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Since the early 1980’s, a lot has changed globally as a relatively ubiquitous trend of trade-liberalization reoriented nation-states’ economies towards very specific functions on global networks for production and consumption. An easy extrapolation from this trend would be to say that nation-states matter less in this all-encompassing economic structure; in fact, for an extremely small elite class, that’s true. 50% of all the world’s university students, for example, get their education here in the United States, where they exchange ideas and cultural norms that facilitate global trade in goods and, more lucratively, finance instruments.

But for the rest—the most—of everybody, national borders have greater implications than ever before. How else could workers be forced into cooperation with a trade regime wherein their time was greatly devalued and self-sufficiency undermined, where local food and goods are increasingly replaced by imported ones at prohibitive prices?

One expression of this trend is the proliferation of (mostly privately owned) immigration detention centers in the United States. This phenomenon has emerged since the beginning of the “neoliberal” era in the early 1980’s, detaining around 50 humans on any given day in 1981 up to around 30,000 per day in 2011. That’s not to say that deportation of those without US documents didn’t happen before, sure it did. The element of detention is in many ways, however, a relatively recent development..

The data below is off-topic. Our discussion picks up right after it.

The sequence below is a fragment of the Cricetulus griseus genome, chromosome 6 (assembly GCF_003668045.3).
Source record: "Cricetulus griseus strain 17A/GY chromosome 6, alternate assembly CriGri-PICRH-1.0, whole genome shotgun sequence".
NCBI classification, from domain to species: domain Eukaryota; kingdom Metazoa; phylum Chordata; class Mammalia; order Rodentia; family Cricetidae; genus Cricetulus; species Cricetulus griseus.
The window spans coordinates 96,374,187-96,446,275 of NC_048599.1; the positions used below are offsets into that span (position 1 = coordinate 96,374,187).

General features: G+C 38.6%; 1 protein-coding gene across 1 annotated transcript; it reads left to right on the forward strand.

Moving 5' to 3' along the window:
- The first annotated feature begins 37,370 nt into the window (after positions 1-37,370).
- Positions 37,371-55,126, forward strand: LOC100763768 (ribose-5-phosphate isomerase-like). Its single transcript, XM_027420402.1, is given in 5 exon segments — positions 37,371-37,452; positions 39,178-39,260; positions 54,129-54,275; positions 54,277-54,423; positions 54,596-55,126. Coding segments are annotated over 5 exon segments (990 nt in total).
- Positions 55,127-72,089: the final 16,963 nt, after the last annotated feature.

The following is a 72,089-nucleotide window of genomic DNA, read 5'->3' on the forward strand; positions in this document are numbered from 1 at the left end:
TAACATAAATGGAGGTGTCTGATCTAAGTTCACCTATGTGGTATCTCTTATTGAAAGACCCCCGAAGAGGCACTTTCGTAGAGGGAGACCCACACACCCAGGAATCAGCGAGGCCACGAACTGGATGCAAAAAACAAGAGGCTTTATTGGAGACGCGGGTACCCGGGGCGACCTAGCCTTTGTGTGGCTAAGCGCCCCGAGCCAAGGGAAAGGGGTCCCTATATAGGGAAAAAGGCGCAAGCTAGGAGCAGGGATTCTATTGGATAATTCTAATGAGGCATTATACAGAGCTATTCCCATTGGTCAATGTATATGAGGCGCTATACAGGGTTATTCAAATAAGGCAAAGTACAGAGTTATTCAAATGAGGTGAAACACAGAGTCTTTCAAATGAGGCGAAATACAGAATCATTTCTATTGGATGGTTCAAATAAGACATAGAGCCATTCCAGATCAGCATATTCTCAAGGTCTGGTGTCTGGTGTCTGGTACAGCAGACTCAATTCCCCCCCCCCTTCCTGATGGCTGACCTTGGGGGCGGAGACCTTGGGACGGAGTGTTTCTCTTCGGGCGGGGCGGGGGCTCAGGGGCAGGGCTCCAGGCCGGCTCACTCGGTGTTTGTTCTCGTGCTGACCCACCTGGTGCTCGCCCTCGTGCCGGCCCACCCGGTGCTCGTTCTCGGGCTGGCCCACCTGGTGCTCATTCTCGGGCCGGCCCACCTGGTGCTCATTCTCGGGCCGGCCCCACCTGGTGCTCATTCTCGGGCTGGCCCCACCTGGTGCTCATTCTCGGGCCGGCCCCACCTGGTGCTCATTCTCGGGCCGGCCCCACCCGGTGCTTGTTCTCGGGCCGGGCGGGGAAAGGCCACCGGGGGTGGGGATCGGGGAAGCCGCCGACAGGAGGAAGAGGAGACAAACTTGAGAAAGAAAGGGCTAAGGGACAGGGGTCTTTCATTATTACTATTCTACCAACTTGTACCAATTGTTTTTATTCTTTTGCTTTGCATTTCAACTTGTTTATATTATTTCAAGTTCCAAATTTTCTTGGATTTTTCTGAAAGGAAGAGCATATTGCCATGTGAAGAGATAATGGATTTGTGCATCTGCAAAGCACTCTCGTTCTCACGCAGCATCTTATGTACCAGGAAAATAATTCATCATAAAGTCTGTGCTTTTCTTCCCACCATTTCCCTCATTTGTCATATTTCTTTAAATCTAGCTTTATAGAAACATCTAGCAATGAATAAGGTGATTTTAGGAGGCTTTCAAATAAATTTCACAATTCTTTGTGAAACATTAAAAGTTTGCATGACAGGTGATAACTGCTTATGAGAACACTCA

Tacoma Center sixteen hundred suffer sleepless nights
no phone calls home to families, no reading, no Miranda rights
a second tier of prison, as if the first was not enough
it seems a citizen’s great promise is
a place to stretch when they lock you up

But either way, they are commodifying someone,
as if said someone ever could just fade away:
the dreary endless days don’t pass like numbers on a page,
they sit in silence ‘til they rail against the irons of their cage

In such a casual addition to supplies, to chains, to flows
tucked between logistics systems, a lock factory, a railroad
as billboards picture families, reunited in their homes
buses carry “unnamed” inmates
to unnamed jails, on unnamed roads

It is a euphemistic package for apartheid
a billion dollars earned in someone else’s blood
a xenophobic answer to a manufactured question
how to monetize the labors lost from deportation trolls

Hundred and twenty five dollars a head
hundred and twenty five dollars a bed
and one weekend we gathered outside of the gates
and we read off the name of the dead

I must say it’s a strange sense of sedition
just to show the hopes we’d hold
contract the contradict contrition
of soulless states, of stateless souls

Oh eugenic organs, how you beat, constrict and breathe
oh you magic markets do detain, defeat, deceive
and on the edge of this gross city, your mixed metaphors conceive
remuneration, replication, yes, interminably.


from NIGHTLIGHTS I​-​III + TACOMA CENTER 1600, released February 22, 2014




Nana Grizol Athens, Georgia


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